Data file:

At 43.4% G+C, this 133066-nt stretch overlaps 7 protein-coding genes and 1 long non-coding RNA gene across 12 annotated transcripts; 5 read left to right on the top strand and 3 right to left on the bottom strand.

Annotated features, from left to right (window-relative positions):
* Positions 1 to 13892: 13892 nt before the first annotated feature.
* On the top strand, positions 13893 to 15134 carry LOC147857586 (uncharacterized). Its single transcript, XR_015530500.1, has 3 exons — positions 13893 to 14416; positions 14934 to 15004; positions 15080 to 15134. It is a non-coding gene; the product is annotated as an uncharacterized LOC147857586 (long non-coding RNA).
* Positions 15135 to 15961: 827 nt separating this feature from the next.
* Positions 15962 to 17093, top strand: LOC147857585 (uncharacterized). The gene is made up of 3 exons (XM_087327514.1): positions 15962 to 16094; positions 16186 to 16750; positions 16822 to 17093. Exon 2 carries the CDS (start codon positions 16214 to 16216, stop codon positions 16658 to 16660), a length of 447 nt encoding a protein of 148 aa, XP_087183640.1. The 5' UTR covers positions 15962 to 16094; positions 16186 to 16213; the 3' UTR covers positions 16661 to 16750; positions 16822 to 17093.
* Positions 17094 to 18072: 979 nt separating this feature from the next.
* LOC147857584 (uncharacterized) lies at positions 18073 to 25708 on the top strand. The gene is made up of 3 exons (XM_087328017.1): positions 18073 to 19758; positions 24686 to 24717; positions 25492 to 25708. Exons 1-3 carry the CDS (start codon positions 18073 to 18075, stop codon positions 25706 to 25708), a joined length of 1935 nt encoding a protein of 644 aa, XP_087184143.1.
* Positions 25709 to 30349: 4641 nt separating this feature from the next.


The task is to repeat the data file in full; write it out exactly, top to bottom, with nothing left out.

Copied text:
At 43.4% G+C, this 133066-nt stretch overlaps 7 protein-coding genes and 1 long non-coding RNA gene across 12 annotated transcripts; 5 read left to right on the top strand and 3 right to left on the bottom strand.

Annotated features, from left to right (window-relative positions):
* Positions 1 to 13892: 13892 nt before the first annotated feature.
* On the top strand, positions 13893 to 15134 carry LOC147857586 (uncharacterized). Its single transcript, XR_015530500.1, has 3 exons — positions 13893 to 14416; positions 14934 to 15004; positions 15080 to 15134. It is a non-coding gene; the product is annotated as an uncharacterized LOC147857586 (long non-coding RNA).
* Positions 15135 to 15961: 827 nt separating this feature from the next.
* Positions 15962 to 17093, top strand: LOC147857585 (uncharacterized). The gene is made up of 3 exons (XM_087327514.1): positions 15962 to 16094; positions 16186 to 16750; positions 16822 to 17093. Exon 2 carries the CDS (start codon positions 16214 to 16216, stop codon positions 16658 to 16660), a length of 447 nt encoding a protein of 148 aa, XP_087183640.1. The 5' UTR covers positions 15962 to 16094; positions 16186 to 16213; the 3' UTR covers positions 16661 to 16750; positions 16822 to 17093.
* Positions 17094 to 18072: 979 nt separating this feature from the next.
* LOC147857584 (uncharacterized) lies at positions 18073 to 25708 on the top strand. The gene is made up of 3 exons (XM_087328017.1): positions 18073 to 19758; positions 24686 to 24717; positions 25492 to 25708. Exons 1-3 carry the CDS (start codon positions 18073 to 18075, stop codon positions 25706 to 25708), a joined length of 1935 nt encoding a protein of 644 aa, XP_087184143.1.
* Positions 25709 to 30349: 4641 nt separating this feature from the next.